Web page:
Vishnu was only a minor character in the Vedas, the sacred texts of the Aryans who rolled into India on a wave of conquest between 2000 and 1000 B.C. The Vaishnavites teach that it was Vishnu from whose belly Brahma arose to create the world, and who retrieved the Vedas from the ocean of chaos at the end of the previous world cycle, preserving the teachings for our own ages. But the Aryans, the descendants of the Golden Age, whose teachings even in their decline spawned many of the Western world’s most virile belief systems, including those of the Iranian precursors of Zoroaster and the Wotanists, were warriors, as were their gods. They brought their Indra, royal god of thunder, in chariots of war into the valley of the Indus River where they encountered a curious people known as the Dravidians. And from the marriage of these was born modern Hinduism.
Authorities differ on the influences of the Dravidians, who were all accounts a smallish, dark people, on and within modern Hinduism. My Indologist professor followed the interpretation of Heinrich Zimmer, a teacher of Joseph Campbell, insofar as the Dravidian culture was seen as the source of the more esoteric, meditative aspects of Hinduism. Zimmer maintained that Yoga and its philosophical aspect Sankhya, as well as Jainism and even Buddhism were re-emergences of the forest-dwelling, introverted religion of the Dravidians, which was absorbed into and eventually emerged dominant within the warrior religion with which the Aryans baptized India in fire. Traditionalists like Baron Julius Evola disagree, and maintain that Buddhism and Yoga - the most successful of the non-Vedic Indian teachings – are instead the renaissance of the original Traditional understanding of the Aryans, after a period of descent and decay. We may never know; the Dravidians left no writings, and we have only the documents in Sanskrit and Pali left by the conquerors and their heirs.
Evola’s view of tradition states that the original, highest teachings which came to man were the products of a golden age, the age of solar powers, and the man of the age, should we call him such, was a transcendent being. The following age, the silver, was a slight decay into a more passive, feminine element. The third age was the age of heroes, in which man tried to regain the glory of the first, to overcome the sloth induced by the second, but could not, due to his degeneration during that long era. The fourth age is the age of decline and end; the twilight of man. It is from this diminished perspective that we gaze with dimmed vision at the glory of the earliest times, but we cannot see. We can see only its reflections in the remnants of an age that was itself diminished. It was the intuitive call of this vision that drew me to the exhibition of Vishnu.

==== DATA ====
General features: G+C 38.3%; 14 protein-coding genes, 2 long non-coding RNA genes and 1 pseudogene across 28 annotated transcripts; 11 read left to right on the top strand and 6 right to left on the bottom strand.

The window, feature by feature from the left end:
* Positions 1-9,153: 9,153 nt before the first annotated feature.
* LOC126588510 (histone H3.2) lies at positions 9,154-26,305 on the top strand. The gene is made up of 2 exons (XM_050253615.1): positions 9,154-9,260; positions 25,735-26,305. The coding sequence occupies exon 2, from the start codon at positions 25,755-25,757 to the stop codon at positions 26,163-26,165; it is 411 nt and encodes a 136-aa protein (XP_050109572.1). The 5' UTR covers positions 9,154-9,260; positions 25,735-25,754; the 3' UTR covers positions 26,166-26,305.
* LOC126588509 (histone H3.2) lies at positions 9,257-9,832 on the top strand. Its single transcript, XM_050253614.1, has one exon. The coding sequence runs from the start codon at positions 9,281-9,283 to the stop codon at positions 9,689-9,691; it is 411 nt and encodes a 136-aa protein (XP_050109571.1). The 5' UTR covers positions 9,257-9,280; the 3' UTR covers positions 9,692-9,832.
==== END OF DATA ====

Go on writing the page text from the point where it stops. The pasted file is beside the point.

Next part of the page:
In passing I should note that the above disagreement is interesting, but not, to me, critical. If the theory of diminishing ages is correct, why can the Dravidians themselves not have been the descendants of their own golden age, or of the same originators, taken another route? Evola sees the Dravidians as just another autochthonous people, worshipping nature or its manifestations; in fact, archeological finds in the region north of the Indus indicates that the Dravidians may have had their own previous solar religion, decayed further and faster than that of the Aryans. So perhaps their higher culture was older and more pristine in its origin than the Aryan one, or one that took a faster route to decay. How can we know? We know only what we intuit when we heed the call to the higher within ourselves that the remnant images can help to draw forth.
The exhibit is a two-dimensional representation of the multi-dimensional truth of the teachings that produced it over a course of nearly two thousand years, and the truths of the teaching that may extend for millennia before. Perhaps the clearest example of this is the clearly depicted series of avatars, or incarnations, of Vishnu (read: the godhead) over the course of this world cycle. The understanding behind this is that Vishu the preserver periodically appears to maintain the world cycle on course, as it were – occasionally in his true form (as in the most frightening and memorable scene it the Bhagavad Gita, as the Vishvarupa.), but most often as an Avatar. Strangely, for a system that was firmly in place in most of its elements by about the Fourth Century B.C., the earliest avatars recapitulate the phylogeny of evolutionary theory – an apparent challenge to the opposing theory of historical devolution, which I have yet to see addressed by the Traditionalists.